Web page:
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Iran's supreme strategy: Why is Ahmadinejad the chosen one?

The president's ties to military and security forces, as well as his hardline foreign policy, are among the factors cited for his support from the country's supreme leader.

By Staff writer / June 23, 2009



Istanbul, Turkey

The price has been high of massive and sometimes violent Iranian reaction to the official landslide reelection of President Mahmoud Ahmadinejad. But no one has paid more than the country's supreme religious leader Ayatollah Sayed Ali Khamenei, whose decision to bless the result as "divine" – and side openly with Mr. Ahmadinejad, despite charges of extensive fraud – has sparked the widest popular challenge to the Islamic Republic in 30 years.

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So why is Ahmadinejad the chosen one?

Experts suggest a number of reasons, from his ties to the military and security forces, to populist domestic and hardline foreign policies, to sheer loyalty, that might have caused the leader to approve of – or even engineer – an Ahmadinejad win.

"[Ayatollah Khamenei] realizes that the armed forces of the establishment are more supportive of Ahmadinejad than they would be of anyone else," says Massoumeh Torfeh, an Iran specialist at the School of Oriental and African Studies in London.

On Monday, police and armed basiji militants, operating from their makeshift base at the large Shirudi sports complex in downtown Tehran, forcefully prevented several hundred people from gathering at the nearby Haft-e Tir Square.

The Revolutionary Guard threatened a "revolutionary confrontation" to put down any further protests.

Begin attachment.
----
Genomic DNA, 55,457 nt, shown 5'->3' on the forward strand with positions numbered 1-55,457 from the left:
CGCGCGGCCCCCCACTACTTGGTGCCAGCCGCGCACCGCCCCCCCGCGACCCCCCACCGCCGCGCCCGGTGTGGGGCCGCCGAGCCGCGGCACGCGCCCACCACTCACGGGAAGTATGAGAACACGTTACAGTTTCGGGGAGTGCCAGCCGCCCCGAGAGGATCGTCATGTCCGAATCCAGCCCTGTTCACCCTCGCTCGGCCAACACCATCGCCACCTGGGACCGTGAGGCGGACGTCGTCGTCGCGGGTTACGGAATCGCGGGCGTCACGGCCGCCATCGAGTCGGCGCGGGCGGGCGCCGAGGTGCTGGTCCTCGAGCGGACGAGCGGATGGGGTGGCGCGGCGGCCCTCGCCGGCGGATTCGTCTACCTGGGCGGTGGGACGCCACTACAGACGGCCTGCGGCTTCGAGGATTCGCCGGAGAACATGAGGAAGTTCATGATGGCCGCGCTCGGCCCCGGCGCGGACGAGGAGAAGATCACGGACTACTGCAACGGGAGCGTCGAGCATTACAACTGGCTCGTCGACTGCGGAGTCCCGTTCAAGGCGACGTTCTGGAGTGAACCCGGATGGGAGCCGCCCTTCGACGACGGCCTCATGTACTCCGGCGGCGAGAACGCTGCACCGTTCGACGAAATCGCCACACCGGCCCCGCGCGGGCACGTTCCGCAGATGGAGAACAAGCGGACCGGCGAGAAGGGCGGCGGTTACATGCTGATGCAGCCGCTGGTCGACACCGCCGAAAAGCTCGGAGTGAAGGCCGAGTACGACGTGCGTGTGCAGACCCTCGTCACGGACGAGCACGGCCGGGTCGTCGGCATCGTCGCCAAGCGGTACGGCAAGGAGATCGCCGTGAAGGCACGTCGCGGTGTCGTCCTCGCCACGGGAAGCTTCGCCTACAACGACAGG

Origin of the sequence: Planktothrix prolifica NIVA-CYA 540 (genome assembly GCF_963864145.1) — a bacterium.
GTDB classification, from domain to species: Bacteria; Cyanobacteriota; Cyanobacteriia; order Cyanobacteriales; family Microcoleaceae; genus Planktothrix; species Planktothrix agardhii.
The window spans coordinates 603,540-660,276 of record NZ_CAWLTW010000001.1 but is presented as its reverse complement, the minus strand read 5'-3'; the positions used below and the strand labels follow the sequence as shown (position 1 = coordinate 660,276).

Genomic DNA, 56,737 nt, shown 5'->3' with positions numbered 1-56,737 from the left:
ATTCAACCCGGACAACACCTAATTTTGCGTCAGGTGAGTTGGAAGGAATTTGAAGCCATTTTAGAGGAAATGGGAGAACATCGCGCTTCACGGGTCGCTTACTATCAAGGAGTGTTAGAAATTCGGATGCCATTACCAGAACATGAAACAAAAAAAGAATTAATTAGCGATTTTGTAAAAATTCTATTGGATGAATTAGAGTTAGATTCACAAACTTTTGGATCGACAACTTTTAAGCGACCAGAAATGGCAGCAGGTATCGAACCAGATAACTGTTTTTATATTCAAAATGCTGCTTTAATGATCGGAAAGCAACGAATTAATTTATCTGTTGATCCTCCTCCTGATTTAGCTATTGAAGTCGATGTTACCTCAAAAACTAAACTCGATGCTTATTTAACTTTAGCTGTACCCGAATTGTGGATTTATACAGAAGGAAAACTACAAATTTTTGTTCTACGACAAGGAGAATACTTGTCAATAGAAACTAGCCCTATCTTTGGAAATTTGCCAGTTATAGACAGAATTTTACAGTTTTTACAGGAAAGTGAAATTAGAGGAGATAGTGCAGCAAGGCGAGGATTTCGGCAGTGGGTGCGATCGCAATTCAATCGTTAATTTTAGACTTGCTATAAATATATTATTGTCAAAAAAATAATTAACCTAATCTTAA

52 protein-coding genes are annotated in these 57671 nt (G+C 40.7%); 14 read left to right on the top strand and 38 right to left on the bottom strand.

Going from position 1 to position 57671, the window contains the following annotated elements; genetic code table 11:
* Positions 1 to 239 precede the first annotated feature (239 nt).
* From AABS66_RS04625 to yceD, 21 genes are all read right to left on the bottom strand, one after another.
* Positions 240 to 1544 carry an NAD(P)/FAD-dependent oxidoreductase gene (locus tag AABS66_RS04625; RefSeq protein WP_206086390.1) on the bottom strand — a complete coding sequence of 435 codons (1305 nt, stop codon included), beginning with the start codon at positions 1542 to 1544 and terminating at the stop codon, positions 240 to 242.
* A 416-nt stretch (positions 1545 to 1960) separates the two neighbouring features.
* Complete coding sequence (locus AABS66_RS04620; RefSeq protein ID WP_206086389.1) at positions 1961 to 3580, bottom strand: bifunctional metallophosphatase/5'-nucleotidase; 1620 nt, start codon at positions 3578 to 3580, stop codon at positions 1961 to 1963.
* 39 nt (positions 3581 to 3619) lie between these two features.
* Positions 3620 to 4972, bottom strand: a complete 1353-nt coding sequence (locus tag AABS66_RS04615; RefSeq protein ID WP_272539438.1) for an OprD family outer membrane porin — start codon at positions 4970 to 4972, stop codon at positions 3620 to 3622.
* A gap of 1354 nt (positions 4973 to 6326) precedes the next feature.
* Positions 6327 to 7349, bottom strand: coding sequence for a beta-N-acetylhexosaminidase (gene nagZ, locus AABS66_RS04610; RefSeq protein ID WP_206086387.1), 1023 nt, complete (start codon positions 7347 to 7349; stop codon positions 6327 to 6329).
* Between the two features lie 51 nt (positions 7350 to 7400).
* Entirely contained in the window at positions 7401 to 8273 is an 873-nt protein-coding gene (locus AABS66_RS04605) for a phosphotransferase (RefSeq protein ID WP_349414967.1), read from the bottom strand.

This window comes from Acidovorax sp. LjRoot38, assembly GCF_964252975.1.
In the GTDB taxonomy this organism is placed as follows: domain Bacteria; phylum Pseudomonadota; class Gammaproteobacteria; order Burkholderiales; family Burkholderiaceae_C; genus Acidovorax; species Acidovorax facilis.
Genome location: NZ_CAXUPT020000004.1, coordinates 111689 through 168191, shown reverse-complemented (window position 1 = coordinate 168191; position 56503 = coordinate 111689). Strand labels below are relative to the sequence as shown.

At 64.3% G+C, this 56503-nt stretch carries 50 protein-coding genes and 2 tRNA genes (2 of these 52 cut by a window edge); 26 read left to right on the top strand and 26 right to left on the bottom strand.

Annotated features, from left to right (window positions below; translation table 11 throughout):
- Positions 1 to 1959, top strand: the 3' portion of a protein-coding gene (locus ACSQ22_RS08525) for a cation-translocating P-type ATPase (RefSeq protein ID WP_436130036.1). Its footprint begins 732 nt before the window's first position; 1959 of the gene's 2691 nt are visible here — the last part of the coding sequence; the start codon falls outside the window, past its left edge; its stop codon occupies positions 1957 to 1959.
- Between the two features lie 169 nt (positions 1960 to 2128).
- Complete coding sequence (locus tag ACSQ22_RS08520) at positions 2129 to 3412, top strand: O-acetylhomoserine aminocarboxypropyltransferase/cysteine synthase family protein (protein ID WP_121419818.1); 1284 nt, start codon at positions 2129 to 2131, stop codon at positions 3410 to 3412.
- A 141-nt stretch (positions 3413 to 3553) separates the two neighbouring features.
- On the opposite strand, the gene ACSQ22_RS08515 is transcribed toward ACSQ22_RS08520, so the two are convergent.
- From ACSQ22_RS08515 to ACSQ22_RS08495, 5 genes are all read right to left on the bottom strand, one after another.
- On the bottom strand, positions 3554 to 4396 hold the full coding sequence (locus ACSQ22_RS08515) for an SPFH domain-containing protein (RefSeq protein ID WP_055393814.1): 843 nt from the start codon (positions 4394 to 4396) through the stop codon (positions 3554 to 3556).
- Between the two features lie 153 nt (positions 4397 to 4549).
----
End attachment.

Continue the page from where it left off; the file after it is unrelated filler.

Analysts say that, among other things, Ahmadinejad's four-year cultivation of the basiji and Revolutionary Guard forces with posts and contracts may have given him an edge.

"Ahmadinejad came from them. Ahmadinejad always had their support, and Ahmadinejad placed them in all important positions of power, right across the country; governors and all the provincial places are full of Revolutionary Guards, basiji, and his people – he changed everyone," says Ms. Torfeh. "He's put them there. He's looked after them.... He's got the thugs. He's got the power behind him, and of course Khamenei has."

A political analyst, speaking in Tehran, says the supreme leader prefers Ahmadinejad's tough stance in foreign policy, which in four years has yielded a boost in Iran's nuclear program from zero to some 7,000 centrifuges enriching uranium – despite United Nations and Western sanctions. In addition, Washington is no longer talking about regime change, but asking for dialogue.

"This was Khamenei's hardball foreign policy, and it's worked," says the analyst, who asked not to be named. "If you care about your geopolitical position, what matters most? Not sanctions. You are standing tall, and you basically won against your [foreign] enemies."

But Khamenei's domestic strategy has yielded an unprecedented challenge to the regime – seen in the hundreds of thousands of Iranians who have protested in the past 10 days.

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